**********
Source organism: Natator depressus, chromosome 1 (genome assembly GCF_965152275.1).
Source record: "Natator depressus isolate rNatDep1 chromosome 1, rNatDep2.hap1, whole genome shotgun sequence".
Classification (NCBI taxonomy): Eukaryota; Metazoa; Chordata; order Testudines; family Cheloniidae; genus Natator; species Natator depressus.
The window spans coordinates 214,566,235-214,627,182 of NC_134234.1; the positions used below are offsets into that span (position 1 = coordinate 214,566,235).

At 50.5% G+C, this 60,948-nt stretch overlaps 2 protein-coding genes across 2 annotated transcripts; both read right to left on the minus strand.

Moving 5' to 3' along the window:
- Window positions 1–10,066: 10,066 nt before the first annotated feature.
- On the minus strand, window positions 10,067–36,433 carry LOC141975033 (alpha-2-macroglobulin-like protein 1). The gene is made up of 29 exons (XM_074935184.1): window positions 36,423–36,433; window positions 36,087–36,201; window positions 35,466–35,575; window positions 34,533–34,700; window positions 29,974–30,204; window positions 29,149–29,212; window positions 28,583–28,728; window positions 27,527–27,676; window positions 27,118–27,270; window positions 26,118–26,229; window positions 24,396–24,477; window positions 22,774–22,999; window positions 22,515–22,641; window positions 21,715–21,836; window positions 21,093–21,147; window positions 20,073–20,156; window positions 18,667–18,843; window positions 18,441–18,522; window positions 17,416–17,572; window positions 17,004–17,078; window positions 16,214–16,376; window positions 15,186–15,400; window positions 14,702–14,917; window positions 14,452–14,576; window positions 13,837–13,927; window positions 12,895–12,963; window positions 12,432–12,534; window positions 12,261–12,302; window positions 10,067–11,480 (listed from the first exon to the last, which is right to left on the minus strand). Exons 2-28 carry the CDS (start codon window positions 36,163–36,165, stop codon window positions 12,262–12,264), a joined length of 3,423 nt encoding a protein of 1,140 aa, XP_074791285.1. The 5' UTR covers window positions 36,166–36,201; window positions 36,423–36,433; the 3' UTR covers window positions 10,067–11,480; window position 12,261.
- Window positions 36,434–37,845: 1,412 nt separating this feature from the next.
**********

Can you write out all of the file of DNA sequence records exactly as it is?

Source organism: Natator depressus, chromosome 1 (genome assembly GCF_965152275.1).
Source record: "Natator depressus isolate rNatDep1 chromosome 1, rNatDep2.hap1, whole genome shotgun sequence".
Classification (NCBI taxonomy): Eukaryota; Metazoa; Chordata; order Testudines; family Cheloniidae; genus Natator; species Natator depressus.
The window spans coordinates 214,566,235-214,627,182 of NC_134234.1; the positions used below are offsets into that span (position 1 = coordinate 214,566,235).

At 50.5% G+C, this 60,948-nt stretch overlaps 2 protein-coding genes across 2 annotated transcripts; both read right to left on the minus strand.

Moving 5' to 3' along the window:
- Window positions 1–10,066: 10,066 nt before the first annotated feature.
- On the minus strand, window positions 10,067–36,433 carry LOC141975033 (alpha-2-macroglobulin-like protein 1). The gene is made up of 29 exons (XM_074935184.1): window positions 36,423–36,433; window positions 36,087–36,201; window positions 35,466–35,575; window positions 34,533–34,700; window positions 29,974–30,204; window positions 29,149–29,212; window positions 28,583–28,728; window positions 27,527–27,676; window positions 27,118–27,270; window positions 26,118–26,229; window positions 24,396–24,477; window positions 22,774–22,999; window positions 22,515–22,641; window positions 21,715–21,836; window positions 21,093–21,147; window positions 20,073–20,156; window positions 18,667–18,843; window positions 18,441–18,522; window positions 17,416–17,572; window positions 17,004–17,078; window positions 16,214–16,376; window positions 15,186–15,400; window positions 14,702–14,917; window positions 14,452–14,576; window positions 13,837–13,927; window positions 12,895–12,963; window positions 12,432–12,534; window positions 12,261–12,302; window positions 10,067–11,480 (listed from the first exon to the last, which is right to left on the minus strand). Exons 2-28 carry the CDS (start codon window positions 36,163–36,165, stop codon window positions 12,262–12,264), a joined length of 3,423 nt encoding a protein of 1,140 aa, XP_074791285.1. The 5' UTR covers window positions 36,166–36,201; window positions 36,423–36,433; the 3' UTR covers window positions 10,067–11,480; window position 12,261.
- Window positions 36,434–37,845: 1,412 nt separating this feature from the next.